Littwin: We’re having the race conversation

[dropcap]I[/dropcap]f you believe the polls, or watch cable TV news, you may be halfway convinced that race relations in America have somehow grown worse during the tenure of the first black president.

But if that seems counterintuitive, that’s because, well, it is. It’s counterintuitive and it’s wrong.

Yes, people are marching in the streets. Yes, NBA stars are wearing “I Can’t Breathe” T-shirts. Yes, Bill O’Reilly puts the blame on Barack Obama for facilitating what he calls the racial “grievance industry.” Yes, riots broke out in Ferguson after Darren Wilson was not indicted in the shooting death of Michael Brown. Yes, police met the demonstrators with equipment made to kill terrorists. Yes, yes, and yes.

But what we’re actually having — six years into the Obama presidency — is the conversation that Eric Holder controversially told us all those years ago we were afraid to have. Maybe we were right to have been afraid. The conversation is often ugly, but what else would you expect?

[pullquote]Maybe we were right to have been afraid. The conversation is often ugly, but what would you expect?[/pullquote]

From the day Obama took office, this is what we knew about race relations in America: There’s a black man in the White House and, depending on your vantage point, he’s either too much concerned with race in America or he’s too unwilling to publicly confront the issues of race in America. In either case, he was supposed to represent a dramatic change. His election in 2008 did just that. His re-election did it again.

But if the elections were historic, history moves only so quickly. And the idea of the coming post-racial America was always naive. The grand jury decisions — the ones that could find no one responsible for the police killings of Michael Brown and Eric Garner — just reminded us of all that unresolved history. What the killings showed, more than anything else, was how differently police operate in black communities. We knew that, of course, but now we know that. And if we were reminded of the unemployment numbers and the prison numbers, it seems not everyone wanted to be reminded.

And so you get 53 percent of Americans telling Bloomberg pollsters that race relations have gotten worse under Obama. The numbers, for once, were similar for those black and white, whereas almost every other question on race shows a wide racial divide.

Of course it’s all divisive. But, despite everything, the conversation — OK, the argument — has to be a good thing. There’s movement. Some would even say there’s a movement.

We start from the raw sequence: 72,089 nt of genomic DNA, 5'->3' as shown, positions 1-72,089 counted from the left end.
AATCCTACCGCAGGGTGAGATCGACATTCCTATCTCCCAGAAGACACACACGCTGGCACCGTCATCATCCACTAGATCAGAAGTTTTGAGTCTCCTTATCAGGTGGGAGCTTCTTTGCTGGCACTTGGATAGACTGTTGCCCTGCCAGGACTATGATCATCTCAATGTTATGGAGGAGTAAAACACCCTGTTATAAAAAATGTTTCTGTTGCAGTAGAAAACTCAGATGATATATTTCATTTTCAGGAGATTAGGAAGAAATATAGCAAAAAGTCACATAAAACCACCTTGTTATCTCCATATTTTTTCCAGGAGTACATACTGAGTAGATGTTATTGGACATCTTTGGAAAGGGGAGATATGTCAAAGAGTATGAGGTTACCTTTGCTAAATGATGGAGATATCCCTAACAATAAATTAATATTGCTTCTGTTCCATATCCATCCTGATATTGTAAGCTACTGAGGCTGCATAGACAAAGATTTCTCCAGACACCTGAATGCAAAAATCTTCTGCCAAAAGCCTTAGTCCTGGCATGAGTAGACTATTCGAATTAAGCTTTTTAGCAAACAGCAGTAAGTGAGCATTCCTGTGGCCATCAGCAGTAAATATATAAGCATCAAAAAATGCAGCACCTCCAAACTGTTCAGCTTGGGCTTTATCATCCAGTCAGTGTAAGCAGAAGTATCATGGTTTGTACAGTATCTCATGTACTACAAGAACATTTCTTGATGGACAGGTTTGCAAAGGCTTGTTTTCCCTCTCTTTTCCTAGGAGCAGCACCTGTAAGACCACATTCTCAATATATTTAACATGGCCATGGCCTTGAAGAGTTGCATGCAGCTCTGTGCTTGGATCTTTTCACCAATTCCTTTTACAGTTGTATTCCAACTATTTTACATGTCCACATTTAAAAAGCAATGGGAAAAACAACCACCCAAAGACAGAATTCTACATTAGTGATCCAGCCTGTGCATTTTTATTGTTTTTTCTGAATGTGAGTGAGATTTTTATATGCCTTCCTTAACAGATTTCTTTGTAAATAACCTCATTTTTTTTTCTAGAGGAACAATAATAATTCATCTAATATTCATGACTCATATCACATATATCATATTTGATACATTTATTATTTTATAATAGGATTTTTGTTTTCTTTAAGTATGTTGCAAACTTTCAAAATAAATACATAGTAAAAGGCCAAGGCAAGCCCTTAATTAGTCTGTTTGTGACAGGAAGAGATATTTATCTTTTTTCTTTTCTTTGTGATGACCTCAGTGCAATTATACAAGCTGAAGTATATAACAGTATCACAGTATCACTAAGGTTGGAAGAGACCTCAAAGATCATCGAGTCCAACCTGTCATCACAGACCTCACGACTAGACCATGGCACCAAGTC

In the sixth year of a presidency, the talk becomes of legacy. Part of Obama’s will be the deepening of the already-deep political divide. The rise of the Tea Party moved Republicans further to the right. And Republicans routinely claimed that Obama, when he wasn’t hiding his birth certificate, was simultaneously pulling Democrats radically to the left. (He actually wasn’t, but for the sake of the argument, it doesn’t matter; it only matters that some people think so.)

But I don’t think that racism, as some argue, is at the root of this divide. I tend to think it’s more about the use of race as a way to exploit the divide that began with Clinton and moved onto Bush and then onto Obama, in much the way that we have moved from talk radio to cable TV news and to the Internet. With the next president, we will inevitably move onto a different dividing point.

What was different was that when Obama became president, suddenly everything was game. And so Rush Limbaugh could get away with playing “Barack the Magic Negro” on his show and Glenn Beck could get away with calling Obama a “racist” on his show and Newt Gingrich could get away with saying you can understand Obama “only if you understand Kenyan, anti-colonial behavior.”

Finally, a GOP congressional staffer went too far and ripped the Obama daughters for being teenagers, saying they looked as if they were dressed for a night at a bar. She resigned or, more likely, was resigned. Young black females, as Eugene Robinson pointed out, should get to be young black females. We have seen too vividly what can happen to young black males, and how they can turn into a “demon” in a cop’s eyes and wind up dead. Or they can look like a hoodied thug and wind up dead.

Obama has always been uneasy publicly discussing race. He remembers what happened with Henry Louis Gates and the beer summit and what happened when he said he could have had a son who looked like Trayvon Martin. He understands all too painfully how the divide works. He knows, too, that as the first black president, there is only so much he has to say.